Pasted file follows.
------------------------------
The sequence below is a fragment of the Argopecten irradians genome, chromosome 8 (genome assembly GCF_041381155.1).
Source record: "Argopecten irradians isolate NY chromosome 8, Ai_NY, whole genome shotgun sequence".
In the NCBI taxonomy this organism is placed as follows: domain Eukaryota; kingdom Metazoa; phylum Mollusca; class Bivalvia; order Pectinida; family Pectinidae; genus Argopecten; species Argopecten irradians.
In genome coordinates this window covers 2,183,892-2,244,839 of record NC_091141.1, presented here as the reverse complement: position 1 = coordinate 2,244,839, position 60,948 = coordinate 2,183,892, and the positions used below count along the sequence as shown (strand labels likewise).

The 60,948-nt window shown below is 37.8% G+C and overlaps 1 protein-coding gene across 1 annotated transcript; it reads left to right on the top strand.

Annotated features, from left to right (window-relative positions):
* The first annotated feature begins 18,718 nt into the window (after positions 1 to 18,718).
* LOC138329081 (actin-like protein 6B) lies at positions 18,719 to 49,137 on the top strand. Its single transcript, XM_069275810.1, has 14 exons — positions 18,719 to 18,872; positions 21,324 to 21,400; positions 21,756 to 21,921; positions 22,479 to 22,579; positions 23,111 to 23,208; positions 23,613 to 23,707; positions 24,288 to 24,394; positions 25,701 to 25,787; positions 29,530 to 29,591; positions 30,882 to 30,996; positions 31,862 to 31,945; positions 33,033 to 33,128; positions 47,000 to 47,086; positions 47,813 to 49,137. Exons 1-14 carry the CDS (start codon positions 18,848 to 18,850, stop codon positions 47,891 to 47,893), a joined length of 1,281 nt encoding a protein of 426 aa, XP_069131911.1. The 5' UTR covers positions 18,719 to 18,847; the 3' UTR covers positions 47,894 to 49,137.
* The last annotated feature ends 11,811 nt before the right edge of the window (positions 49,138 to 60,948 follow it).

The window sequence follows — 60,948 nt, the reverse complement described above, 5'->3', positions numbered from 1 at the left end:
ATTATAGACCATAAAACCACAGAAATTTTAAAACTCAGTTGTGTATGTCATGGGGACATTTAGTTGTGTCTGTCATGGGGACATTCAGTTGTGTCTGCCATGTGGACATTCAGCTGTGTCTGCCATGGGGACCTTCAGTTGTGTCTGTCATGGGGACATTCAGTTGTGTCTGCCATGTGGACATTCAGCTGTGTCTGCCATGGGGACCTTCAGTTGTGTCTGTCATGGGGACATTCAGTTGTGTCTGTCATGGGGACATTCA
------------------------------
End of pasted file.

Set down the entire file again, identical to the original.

The sequence below is a fragment of the Argopecten irradians genome, chromosome 8 (genome assembly GCF_041381155.1).
Source record: "Argopecten irradians isolate NY chromosome 8, Ai_NY, whole genome shotgun sequence".
In the NCBI taxonomy this organism is placed as follows: domain Eukaryota; kingdom Metazoa; phylum Mollusca; class Bivalvia; order Pectinida; family Pectinidae; genus Argopecten; species Argopecten irradians.
In genome coordinates this window covers 2,183,892-2,244,839 of record NC_091141.1, presented here as the reverse complement: position 1 = coordinate 2,244,839, position 60,948 = coordinate 2,183,892, and the positions used below count along the sequence as shown (strand labels likewise).

The 60,948-nt window shown below is 37.8% G+C and overlaps 1 protein-coding gene across 1 annotated transcript; it reads left to right on the top strand.

Annotated features, from left to right (window-relative positions):
* The first annotated feature begins 18,718 nt into the window (after positions 1 to 18,718).
* LOC138329081 (actin-like protein 6B) lies at positions 18,719 to 49,137 on the top strand. Its single transcript, XM_069275810.1, has 14 exons — positions 18,719 to 18,872; positions 21,324 to 21,400; positions 21,756 to 21,921; positions 22,479 to 22,579; positions 23,111 to 23,208; positions 23,613 to 23,707; positions 24,288 to 24,394; positions 25,701 to 25,787; positions 29,530 to 29,591; positions 30,882 to 30,996; positions 31,862 to 31,945; positions 33,033 to 33,128; positions 47,000 to 47,086; positions 47,813 to 49,137. Exons 1-14 carry the CDS (start codon positions 18,848 to 18,850, stop codon positions 47,891 to 47,893), a joined length of 1,281 nt encoding a protein of 426 aa, XP_069131911.1. The 5' UTR covers positions 18,719 to 18,847; the 3' UTR covers positions 47,894 to 49,137.
* The last annotated feature ends 11,811 nt before the right edge of the window (positions 49,138 to 60,948 follow it).

The window sequence follows — 60,948 nt, the reverse complement described above, 5'->3', positions numbered from 1 at the left end:
ATTATAGACCATAAAACCACAGAAATTTTAAAACTCAGTTGTGTATGTCATGGGGACATTTAGTTGTGTCTGTCATGGGGACATTCAGTTGTGTCTGCCATGTGGACATTCAGCTGTGTCTGCCATGGGGACCTTCAGTTGTGTCTGTCATGGGGACATTCAGTTGTGTCTGCCATGTGGACATTCAGCTGTGTCTGCCATGGGGACCTTCAGTTGTGTCTGTCATGGGGACATTCAGTTGTGTCTGTCATGGGGACATTCA